Cosmetics products are some of the most popular gifts for Christmas, and the sale of cosmetics is expected to increase in Finland compared to last Christmas.
“For example, the Christmas party season and the increased time spent at workplaces and restaurants are stimulating the demand for cosmetics. We are also expecting cosmetics to be given as gifts more often than last year,” says Jaana Kurjenoja, Chief Economist of the Finnish Commerce Federation, describing the forecast for the rest of the year.
“Cosmetics gifts are not similarly tied to the latest game console or phone model as electronics, so availability and production problems affect them in a different way,” Kurjenoja continues.
Consumption of cosmetics to grow rapidly next year
Overall, the demand for various cosmetics in Finland is expected to recover by a couple of per cent this year. Statista estimates that demand for these products decreased by nearly 5 per cent last year. Demand for makeup and fragrances took the biggest hit during the pandemic.
In Finland, the pandemic did not significantly reduce the sale of personal hygiene products, i.e., products related to washing your skin and hair, brushing your teeth and taking care of your beard. Therefore, there was no correction movement in their demand this year. Instead, the change took place in the purchasing channels for these products, as purchases made in grocery shops, supermarkets and online stores increased.
Even though demand for various cosmetics has increased from last year, actual demand growth is expected for next year. All in all, the sale of cosmetics is expected to grow by approximately 6 per cent in 2022, and makeup by as much as 15 per cent. Consumption of skincare products is also expected to grow faster than average.
“The demand for skincare products in Finland is influenced by the same trends as elsewhere in the world: the popularity of anti-aging products, skincare routines that consumers started during the pandemic, skincare pressures caused by Teams and Zoom meetings, the demand for natural cosmetics and the popularity of K- and J-Beauty*,” Kurjenoja explains, while listing current trends.
South Korea and Japan are the two leading countries in skincare and beauty trends at the moment.
Finnish people invest in dental care
According to Statista’s consumer survey, the most important criteria for Finnish consumers when choosing cosmetics are a cheap price and the product’s suitability for one’s own skin type, while Germans, Russians and Swedes choose products primarily on the basis of quality. Of course, quality also has a strong impact on Finns’ purchasing decisions, but less so than with their neighbours.
Finns’ cosmetics purchases are also strongly influenced by old habits, whereas Germans, Russians and Swedes place less significance on tradition. The smell of the product is not at all as important for Finns as it is for Russians and Germans.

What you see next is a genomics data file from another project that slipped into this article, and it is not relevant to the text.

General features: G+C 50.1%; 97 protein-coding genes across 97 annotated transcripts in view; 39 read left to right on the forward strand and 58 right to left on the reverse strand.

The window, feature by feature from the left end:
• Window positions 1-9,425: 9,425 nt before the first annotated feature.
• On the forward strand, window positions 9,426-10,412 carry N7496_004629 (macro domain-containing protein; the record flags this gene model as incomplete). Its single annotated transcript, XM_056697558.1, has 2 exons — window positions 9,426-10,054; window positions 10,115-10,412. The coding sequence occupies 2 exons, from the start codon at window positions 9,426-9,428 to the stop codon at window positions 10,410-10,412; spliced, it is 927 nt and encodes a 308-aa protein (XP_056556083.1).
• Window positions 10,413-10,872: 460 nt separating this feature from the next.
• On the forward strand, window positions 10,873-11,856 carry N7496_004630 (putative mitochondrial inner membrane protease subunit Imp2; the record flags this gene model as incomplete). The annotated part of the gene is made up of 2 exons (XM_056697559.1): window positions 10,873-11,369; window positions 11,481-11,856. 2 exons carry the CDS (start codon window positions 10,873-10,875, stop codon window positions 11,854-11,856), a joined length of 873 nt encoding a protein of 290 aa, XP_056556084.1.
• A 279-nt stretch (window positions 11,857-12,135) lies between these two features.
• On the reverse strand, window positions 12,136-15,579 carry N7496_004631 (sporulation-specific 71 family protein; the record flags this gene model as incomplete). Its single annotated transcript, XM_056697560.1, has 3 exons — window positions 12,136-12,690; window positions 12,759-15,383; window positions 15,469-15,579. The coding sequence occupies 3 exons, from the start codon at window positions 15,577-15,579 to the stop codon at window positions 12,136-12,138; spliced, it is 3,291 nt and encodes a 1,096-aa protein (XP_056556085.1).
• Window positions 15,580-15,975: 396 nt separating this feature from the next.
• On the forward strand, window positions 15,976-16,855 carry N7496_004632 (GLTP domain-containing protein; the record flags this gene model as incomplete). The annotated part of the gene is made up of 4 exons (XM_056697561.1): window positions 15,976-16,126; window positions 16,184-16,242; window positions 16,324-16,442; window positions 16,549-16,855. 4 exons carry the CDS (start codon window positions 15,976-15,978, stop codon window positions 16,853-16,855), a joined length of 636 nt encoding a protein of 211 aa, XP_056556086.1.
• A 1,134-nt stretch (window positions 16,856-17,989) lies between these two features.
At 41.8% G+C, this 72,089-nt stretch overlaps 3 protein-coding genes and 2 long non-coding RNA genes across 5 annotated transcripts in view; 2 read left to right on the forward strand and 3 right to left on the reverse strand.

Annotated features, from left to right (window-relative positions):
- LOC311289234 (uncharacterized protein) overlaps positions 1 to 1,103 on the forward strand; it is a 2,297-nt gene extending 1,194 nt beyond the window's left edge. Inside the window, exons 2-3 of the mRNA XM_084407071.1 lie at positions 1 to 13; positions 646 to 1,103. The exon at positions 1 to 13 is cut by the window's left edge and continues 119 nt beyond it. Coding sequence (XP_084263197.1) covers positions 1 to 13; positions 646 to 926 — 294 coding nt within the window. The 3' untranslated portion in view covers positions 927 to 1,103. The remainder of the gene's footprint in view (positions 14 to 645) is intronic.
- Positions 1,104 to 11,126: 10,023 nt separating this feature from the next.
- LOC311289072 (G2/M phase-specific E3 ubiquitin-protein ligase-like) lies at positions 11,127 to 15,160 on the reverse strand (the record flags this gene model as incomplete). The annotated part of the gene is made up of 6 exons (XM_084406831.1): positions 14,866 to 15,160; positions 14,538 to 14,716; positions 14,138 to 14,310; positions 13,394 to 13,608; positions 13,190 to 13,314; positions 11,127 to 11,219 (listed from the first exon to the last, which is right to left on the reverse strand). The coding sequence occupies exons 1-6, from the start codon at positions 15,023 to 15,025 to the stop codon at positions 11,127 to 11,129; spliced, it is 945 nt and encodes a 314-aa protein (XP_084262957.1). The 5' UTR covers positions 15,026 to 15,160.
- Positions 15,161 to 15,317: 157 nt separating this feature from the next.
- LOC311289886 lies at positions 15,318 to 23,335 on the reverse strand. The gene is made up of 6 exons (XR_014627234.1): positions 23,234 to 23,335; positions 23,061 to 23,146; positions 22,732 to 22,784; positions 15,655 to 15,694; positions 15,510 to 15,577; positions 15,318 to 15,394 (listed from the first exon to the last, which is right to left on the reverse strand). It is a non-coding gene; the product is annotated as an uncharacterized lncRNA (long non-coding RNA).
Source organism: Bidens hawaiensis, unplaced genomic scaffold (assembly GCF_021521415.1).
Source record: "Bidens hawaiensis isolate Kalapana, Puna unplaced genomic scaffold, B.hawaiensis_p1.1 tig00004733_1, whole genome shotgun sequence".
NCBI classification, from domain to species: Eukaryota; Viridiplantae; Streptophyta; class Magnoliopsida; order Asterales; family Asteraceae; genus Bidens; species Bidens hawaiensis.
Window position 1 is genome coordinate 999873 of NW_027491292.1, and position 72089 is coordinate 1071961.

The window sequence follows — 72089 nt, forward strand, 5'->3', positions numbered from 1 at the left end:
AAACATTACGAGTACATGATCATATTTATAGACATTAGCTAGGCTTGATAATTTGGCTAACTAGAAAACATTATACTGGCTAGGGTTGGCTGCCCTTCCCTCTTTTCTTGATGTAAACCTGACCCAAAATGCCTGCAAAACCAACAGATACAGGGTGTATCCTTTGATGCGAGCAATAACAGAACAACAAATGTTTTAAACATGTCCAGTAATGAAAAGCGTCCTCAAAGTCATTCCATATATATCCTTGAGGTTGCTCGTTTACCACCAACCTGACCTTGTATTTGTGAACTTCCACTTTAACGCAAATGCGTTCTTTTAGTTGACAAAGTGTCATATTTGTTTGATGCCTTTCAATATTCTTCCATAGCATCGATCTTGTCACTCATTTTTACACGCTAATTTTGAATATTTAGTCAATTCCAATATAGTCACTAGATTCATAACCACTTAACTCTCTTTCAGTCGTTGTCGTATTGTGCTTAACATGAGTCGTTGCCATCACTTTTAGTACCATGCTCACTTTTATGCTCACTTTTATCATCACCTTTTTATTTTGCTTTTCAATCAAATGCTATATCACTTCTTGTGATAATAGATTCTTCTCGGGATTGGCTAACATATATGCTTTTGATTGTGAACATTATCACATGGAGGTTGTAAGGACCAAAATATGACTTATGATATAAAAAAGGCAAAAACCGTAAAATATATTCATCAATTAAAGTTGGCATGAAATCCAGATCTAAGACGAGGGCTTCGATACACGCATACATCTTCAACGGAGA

“There seem to exist significant national differences in cosmetics purchases, which are worth acknowledging when selling products on the international markets,” Kurjenoja says.
Finns are frequent users of dental care and personal hygiene products and use them more often than, for example, Swedes. Perhaps that is why Finns use far less fragrances than Germans, Russians or Swedes — or maybe it is just a cultural difference.
The pandemic boosted digital cosmetics sales permanently
Even internationally, the digital sales of cosmetics has mostly not been as popular as, for example, fashion or electronics. The same applies in Finland. However, the pandemic also boosted the digital buying of cosmetics and, in Sweden and Norway, already 40 per cent of cosmetics are purchased digitally.
In Finland, the digital buying of cosmetics is less frequent than in the other Nordic countries or the EU average; approximately 22 per cent of all cosmetics purchases. However, its share is growing rapidly. In 2025, it is estimated to be almost at the level of the other EU countries, at around 36 per cent — yet still well below the Nordic average.
Technology is changing the market
Technology will keep developing the consumer markets for cosmetics in the future. Skin and hair care products have already been combined with smart speakers and phones, among other things. For example, there are experiments on how the consumer can get AI-assisted personalised guidance in their daily skincare routines, while a smart brush can guide and advise on hair care.
The use of augmented reality in the cosmetics market is also under development, and some interesting experiments have already been carried out. For example, a smart mirror can be used to analyse and monitor the condition of your skin or to test different make-up products. If the service provider enables the mirror to be connected to social media platforms, this can also speed up social commerce.
“Social commerce is a fast-growing form of digital commerce, in which various shopping applications are connected to social media platform interfaces. From the consumer’s point of view, the entire path to purchase, from the stimulus to paying, can take place on a social media platform,” Kurjenoja explains.
*K(orean)-beauty and J(apanese)-beauty
The main sources in the cosmetics consumer market report are Statista’s Consumer Market Outlook and the Global Consumer Survey, in which the sample concerning Finland is more than 12,000 adults aged 18–64 living in Finland.
For further information, please contact: Jaana Kurjenoja, Chief Economist, Finnish Commerce Federation, tel. +358 (0)40 820 5378, firstname.lastname@example.org